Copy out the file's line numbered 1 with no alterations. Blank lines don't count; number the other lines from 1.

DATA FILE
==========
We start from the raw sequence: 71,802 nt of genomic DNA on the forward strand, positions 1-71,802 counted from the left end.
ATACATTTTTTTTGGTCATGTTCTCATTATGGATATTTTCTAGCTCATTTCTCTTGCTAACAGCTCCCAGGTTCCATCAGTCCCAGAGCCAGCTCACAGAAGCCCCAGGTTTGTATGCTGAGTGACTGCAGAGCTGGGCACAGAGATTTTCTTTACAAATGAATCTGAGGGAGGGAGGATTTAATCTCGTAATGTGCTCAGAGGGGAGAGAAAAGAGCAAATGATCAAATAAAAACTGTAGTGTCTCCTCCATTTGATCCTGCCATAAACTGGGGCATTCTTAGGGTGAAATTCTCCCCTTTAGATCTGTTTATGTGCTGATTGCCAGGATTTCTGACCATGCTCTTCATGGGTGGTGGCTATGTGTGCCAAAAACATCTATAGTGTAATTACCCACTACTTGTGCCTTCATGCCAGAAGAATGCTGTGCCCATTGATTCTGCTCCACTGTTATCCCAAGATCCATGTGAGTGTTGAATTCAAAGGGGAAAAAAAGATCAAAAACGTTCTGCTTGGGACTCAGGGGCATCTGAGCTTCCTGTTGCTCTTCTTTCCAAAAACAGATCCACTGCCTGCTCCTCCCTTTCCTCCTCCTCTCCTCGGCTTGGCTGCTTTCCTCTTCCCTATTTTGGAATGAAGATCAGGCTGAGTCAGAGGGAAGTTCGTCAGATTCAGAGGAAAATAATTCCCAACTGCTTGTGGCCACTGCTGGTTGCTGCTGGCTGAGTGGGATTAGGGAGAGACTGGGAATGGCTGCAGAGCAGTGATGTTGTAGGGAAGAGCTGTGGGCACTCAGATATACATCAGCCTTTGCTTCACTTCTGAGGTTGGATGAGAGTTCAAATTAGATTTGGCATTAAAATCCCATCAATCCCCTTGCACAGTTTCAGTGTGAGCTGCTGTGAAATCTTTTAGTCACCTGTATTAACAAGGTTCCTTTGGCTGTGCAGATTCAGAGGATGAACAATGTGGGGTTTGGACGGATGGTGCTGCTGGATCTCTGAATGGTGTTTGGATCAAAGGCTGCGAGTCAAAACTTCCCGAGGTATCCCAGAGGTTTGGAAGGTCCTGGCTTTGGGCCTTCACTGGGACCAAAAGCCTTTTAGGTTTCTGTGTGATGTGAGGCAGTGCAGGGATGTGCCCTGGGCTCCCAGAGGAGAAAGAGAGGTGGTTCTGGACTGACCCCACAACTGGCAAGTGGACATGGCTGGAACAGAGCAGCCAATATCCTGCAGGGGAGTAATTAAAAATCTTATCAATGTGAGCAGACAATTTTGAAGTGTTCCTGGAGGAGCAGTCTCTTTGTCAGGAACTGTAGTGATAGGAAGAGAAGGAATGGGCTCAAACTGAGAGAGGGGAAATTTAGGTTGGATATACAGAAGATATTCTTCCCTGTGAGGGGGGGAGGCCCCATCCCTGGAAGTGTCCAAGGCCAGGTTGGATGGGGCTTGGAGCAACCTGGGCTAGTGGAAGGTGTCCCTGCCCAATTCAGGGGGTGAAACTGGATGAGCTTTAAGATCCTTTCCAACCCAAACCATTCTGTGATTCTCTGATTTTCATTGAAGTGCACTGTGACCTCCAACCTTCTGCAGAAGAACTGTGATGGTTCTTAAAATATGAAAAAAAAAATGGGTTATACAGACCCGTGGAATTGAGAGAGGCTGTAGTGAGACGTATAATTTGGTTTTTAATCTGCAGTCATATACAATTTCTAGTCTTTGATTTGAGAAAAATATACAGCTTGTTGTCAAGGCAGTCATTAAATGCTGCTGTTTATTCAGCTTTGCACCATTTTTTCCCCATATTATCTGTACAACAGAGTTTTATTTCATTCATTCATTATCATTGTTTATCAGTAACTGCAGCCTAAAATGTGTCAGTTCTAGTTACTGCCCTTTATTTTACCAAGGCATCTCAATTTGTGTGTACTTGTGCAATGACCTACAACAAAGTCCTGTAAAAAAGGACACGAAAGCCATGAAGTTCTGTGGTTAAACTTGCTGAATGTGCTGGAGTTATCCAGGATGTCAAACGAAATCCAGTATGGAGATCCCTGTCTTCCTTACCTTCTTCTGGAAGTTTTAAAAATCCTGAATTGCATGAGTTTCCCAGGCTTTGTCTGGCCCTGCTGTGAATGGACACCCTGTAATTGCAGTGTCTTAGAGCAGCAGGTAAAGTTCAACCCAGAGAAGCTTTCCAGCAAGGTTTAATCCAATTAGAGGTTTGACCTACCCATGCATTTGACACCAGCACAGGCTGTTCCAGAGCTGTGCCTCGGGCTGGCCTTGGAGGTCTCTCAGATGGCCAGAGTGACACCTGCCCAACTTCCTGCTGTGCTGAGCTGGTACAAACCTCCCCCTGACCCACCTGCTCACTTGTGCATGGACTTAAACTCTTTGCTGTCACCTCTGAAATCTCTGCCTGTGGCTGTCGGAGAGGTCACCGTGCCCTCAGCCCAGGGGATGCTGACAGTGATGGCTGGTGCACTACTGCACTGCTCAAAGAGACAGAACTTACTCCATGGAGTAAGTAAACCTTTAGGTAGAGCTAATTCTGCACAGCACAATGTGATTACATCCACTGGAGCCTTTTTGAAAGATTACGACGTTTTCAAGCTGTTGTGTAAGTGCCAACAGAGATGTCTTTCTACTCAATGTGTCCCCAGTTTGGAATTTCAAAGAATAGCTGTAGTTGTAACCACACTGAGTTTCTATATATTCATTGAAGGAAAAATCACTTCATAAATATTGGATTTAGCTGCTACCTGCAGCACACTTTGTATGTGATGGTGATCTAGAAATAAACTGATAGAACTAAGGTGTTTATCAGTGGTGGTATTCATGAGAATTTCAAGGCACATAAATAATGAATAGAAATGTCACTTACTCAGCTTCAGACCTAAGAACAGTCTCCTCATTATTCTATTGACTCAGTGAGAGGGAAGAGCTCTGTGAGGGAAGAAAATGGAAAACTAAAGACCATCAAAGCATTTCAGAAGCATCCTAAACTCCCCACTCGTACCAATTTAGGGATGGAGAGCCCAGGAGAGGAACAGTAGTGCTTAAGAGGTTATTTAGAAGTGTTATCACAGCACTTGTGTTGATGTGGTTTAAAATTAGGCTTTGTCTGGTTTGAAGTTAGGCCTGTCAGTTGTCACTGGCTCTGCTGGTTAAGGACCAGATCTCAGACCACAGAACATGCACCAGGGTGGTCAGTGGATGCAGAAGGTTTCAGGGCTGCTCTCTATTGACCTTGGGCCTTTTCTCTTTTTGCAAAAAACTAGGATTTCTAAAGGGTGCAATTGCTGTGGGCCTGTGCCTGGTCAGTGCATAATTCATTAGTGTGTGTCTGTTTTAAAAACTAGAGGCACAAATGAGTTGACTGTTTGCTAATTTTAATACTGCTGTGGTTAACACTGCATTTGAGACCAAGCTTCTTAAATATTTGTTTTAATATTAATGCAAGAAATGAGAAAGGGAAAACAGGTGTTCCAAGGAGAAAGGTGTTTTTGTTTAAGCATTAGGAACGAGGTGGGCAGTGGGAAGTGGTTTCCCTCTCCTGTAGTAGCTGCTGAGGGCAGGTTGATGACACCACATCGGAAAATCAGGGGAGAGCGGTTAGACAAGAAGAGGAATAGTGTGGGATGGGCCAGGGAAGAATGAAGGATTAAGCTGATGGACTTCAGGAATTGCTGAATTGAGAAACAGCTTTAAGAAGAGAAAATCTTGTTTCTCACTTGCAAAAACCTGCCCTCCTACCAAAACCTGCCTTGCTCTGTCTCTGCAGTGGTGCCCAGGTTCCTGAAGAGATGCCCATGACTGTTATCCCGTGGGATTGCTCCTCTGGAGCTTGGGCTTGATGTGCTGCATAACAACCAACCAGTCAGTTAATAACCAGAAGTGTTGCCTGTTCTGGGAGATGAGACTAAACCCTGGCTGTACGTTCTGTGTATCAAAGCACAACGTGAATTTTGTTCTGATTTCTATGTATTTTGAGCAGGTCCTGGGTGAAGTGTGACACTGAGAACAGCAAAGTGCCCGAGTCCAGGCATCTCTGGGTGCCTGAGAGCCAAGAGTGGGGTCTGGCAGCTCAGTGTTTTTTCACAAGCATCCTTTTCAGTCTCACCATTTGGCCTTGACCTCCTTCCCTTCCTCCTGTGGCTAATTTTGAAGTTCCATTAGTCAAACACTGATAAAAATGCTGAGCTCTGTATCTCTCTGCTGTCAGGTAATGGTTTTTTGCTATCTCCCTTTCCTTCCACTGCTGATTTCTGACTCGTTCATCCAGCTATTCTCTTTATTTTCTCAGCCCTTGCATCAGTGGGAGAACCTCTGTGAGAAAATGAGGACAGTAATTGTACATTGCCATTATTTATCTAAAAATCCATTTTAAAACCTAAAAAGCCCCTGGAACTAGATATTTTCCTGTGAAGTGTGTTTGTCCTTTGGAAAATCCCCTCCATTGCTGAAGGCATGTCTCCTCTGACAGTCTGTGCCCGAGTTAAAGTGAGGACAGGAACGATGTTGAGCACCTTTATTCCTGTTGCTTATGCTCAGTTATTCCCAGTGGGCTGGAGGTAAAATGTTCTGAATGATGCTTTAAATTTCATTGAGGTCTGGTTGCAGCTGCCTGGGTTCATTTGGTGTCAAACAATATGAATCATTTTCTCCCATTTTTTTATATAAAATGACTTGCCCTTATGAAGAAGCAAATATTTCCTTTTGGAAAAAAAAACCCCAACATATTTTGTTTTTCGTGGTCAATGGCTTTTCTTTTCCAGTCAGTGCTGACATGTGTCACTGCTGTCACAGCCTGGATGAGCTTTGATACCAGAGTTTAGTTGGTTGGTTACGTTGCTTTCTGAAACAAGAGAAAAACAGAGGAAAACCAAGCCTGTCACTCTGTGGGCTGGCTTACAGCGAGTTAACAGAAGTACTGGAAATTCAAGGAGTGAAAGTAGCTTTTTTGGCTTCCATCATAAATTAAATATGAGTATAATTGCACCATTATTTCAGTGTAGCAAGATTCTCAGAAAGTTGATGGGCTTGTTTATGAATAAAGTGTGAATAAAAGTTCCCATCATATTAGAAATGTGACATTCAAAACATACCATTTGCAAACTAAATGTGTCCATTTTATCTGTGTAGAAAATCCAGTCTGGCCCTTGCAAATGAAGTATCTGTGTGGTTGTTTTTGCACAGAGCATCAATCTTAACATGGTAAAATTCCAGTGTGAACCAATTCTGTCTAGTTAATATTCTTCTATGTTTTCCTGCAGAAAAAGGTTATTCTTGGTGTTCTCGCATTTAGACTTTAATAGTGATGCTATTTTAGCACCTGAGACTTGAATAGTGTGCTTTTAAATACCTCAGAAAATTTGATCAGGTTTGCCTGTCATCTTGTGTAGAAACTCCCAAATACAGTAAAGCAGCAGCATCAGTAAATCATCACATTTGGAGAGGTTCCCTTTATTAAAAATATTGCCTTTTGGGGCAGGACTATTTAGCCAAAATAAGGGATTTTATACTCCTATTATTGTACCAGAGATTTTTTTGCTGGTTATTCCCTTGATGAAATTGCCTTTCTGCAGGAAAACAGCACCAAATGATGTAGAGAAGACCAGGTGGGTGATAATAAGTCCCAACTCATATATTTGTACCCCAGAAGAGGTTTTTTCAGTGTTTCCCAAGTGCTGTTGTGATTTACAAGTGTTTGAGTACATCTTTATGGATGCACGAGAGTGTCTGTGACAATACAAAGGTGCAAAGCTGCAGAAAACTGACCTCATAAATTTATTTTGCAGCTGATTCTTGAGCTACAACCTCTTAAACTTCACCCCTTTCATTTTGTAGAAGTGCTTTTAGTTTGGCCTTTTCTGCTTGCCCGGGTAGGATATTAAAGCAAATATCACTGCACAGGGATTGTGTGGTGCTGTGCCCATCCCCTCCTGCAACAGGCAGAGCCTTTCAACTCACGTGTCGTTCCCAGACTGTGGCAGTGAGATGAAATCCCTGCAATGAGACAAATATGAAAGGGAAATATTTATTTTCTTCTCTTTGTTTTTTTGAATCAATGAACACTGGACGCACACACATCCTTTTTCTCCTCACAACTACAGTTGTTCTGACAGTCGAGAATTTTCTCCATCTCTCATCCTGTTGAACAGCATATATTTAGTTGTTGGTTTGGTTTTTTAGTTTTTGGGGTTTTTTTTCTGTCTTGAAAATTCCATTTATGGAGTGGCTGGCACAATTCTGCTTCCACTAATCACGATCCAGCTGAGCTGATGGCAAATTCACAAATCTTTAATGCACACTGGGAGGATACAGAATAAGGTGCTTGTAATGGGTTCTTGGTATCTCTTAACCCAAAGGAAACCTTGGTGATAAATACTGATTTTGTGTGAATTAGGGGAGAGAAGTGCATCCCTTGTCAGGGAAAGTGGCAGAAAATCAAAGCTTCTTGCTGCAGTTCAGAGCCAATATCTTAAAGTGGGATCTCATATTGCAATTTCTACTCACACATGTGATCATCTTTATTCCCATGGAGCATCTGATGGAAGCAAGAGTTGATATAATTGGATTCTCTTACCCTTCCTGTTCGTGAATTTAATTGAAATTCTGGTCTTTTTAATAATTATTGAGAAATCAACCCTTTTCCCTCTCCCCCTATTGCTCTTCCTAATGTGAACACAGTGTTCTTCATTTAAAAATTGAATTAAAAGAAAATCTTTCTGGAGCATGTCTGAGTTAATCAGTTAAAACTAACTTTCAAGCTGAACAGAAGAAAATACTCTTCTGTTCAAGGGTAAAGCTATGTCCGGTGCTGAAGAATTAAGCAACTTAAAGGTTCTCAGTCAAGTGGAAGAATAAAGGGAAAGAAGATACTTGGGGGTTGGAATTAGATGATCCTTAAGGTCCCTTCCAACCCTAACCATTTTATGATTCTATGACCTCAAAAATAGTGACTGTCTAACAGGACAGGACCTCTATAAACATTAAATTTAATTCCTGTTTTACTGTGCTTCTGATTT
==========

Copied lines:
We start from the raw sequence: 71,802 nt of genomic DNA on the forward strand, positions 1-71,802 counted from the left end.